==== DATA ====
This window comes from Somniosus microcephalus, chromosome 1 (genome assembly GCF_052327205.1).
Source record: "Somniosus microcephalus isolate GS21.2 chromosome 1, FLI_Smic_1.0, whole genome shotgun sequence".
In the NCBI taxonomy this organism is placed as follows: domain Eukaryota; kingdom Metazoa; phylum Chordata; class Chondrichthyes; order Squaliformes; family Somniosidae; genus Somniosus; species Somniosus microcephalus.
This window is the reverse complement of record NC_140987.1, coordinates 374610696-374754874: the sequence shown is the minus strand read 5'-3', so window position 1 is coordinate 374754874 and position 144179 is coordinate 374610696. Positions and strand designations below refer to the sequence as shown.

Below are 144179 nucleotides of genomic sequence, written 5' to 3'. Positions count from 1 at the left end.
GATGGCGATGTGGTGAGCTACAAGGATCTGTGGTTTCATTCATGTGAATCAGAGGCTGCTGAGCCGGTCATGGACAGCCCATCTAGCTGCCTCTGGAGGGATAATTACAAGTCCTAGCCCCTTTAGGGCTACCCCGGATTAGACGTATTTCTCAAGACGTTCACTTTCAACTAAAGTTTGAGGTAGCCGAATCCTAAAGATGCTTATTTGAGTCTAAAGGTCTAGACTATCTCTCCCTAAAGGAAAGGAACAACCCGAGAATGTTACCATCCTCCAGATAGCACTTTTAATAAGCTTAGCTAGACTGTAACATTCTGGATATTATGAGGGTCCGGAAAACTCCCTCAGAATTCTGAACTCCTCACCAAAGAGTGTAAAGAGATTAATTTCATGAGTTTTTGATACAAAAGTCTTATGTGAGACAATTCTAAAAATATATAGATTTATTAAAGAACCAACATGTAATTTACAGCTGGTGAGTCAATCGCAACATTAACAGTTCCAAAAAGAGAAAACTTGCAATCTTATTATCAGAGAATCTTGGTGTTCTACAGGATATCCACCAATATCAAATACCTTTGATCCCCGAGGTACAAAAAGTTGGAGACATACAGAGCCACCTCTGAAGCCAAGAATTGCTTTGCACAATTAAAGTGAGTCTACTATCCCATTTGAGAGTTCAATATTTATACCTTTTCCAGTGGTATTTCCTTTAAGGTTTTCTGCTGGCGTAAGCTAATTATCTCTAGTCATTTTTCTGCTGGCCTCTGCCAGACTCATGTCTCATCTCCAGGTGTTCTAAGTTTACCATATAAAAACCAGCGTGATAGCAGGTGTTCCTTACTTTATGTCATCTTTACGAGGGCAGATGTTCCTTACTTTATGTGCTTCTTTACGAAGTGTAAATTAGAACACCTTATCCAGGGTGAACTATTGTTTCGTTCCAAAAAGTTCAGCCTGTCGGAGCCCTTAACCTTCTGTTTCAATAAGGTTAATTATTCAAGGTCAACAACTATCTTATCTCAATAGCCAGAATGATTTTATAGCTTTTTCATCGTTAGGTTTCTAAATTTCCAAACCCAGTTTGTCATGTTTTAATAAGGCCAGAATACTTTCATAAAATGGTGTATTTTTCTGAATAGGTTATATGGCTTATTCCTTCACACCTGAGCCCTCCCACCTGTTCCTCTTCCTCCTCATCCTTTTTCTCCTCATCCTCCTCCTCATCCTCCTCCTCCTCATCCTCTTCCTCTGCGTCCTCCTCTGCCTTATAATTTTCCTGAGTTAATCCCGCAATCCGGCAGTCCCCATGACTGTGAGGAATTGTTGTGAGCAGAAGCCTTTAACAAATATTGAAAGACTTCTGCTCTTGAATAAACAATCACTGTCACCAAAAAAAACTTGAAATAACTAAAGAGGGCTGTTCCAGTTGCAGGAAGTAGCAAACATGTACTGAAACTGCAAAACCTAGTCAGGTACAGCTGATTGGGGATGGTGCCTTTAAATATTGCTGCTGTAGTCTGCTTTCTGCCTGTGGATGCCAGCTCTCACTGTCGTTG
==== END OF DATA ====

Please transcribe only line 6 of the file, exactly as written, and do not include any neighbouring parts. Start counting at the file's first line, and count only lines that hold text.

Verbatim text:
GATGGCGATGTGGTGAGCTACAAGGATCTGTGGTTTCATTCATGTGAATCAGAGGCTGCTGAGCCGGTCATGGACAGCCCATCTAGCTGCCTCTGGAGGGATAATTACAAGTCCTAGCCCCTTTAGGGCTACCCCGGATTAGACGTATTTCTCAAGACGTTCACTTTCAACTAAAGTTTGAGGTAGCCGAATCCTAAAGATGCTTATTTGAGTCTAAAGGTCTAGACTATCTCTCCCTAAAGGAAAGGAACAACCCGAGAATGTTACCATCCTCCAGATAGCACTTTTAATAAGCTTAGCTAGACTGTAACATTCTGGATATTATGAGGGTCCGGAAAACTCCCTCAGAATTCTGAACTCCTCACCAAAGAGTGTAAAGAGATTAATTTCATGAGTTTTTGATACAAAAGTCTTATGTGAGACAATTCTAAAAATATATAGATTTATTAAAGAACCAACATGTAATTTACAGCTGGTGAGTCAATCGCAACATTAACAGTTCCAAAAAGAGAAAACTTGCAATCTTATTATCAGAGAATCTTGGTGTTCTACAGGATATCCACCAATATCAAATACCTTTGATCCCCGAGGTACAAAAAGTTGGAGACATACAGAGCCACCTCTGAAGCCAAGAATTGCTTTGCACAATTAAAGTGAGTCTACTATCCCATTTGAGAGTTCAATATTTATACCTTTTCCAGTGGTATTTCCTTTAAGGTTTTCTGCTGGCGTAAGCTAATTATCTCTAGTCATTTTTCTGCTGGCCTCTGCCAGACTCATGTCTCATCTCCAGGTGTTCTAAGTTTACCATATAAAAACCAGCGTGATAGCAGGTGTTCCTTACTTTATGTCATCTTTACGAGGGCAGATGTTCCTTACTTTATGTGCTTCTTTACGAAGTGTAAATTAGAACACCTTATCCAGGGTGAACTATTGTTTCGTTCCAAAAAGTTCAGCCTGTCGGAGCCCTTAACCTTCTGTTTCAATAAGGTTAATTATTCAAGGTCAACAACTATCTTATCTCAATAGCCAGAATGATTTTATAGCTTTTTCATCGTTAGGTTTCTAAATTTCCAAACCCAGTTTGTCATGTTTTAATAAGGCCAGAATACTTTCATAAAATGGTGTATTTTTCTGAATAGGTTATATGGCTTATTCCTTCACACCTGAGCCCTCCCACCTGTTCCTCTTCCTCCTCATCCTTTTTCTCCTCATCCTCCTCCTCATCCTCCTCCTCCTCATCCTCTTCCTCTGCGTCCTCCTCTGCCTTATAATTTTCCTGAGTTAATCCCGCAATCCGGCAGTCCCCATGACTGTGAGGAATTGTTGTGAGCAGAAGCCTTTAACAAATATTGAAAGACTTCTGCTCTTGAATAAACAATCACTGTCACCAAAAAAAACTTGAAATAACTAAAGAGGGCTGTTCCAGTTGCAGGAAGTAGCAAACATGTACTGAAACTGCAAAACCTAGTCAGGTACAGCTGATTGGGGATGGTGCCTTTAAATATTGCTGCTGTAGTCTGCTTTCTGCCTGTGGATGCCAGCTCTCACTGTCGTTG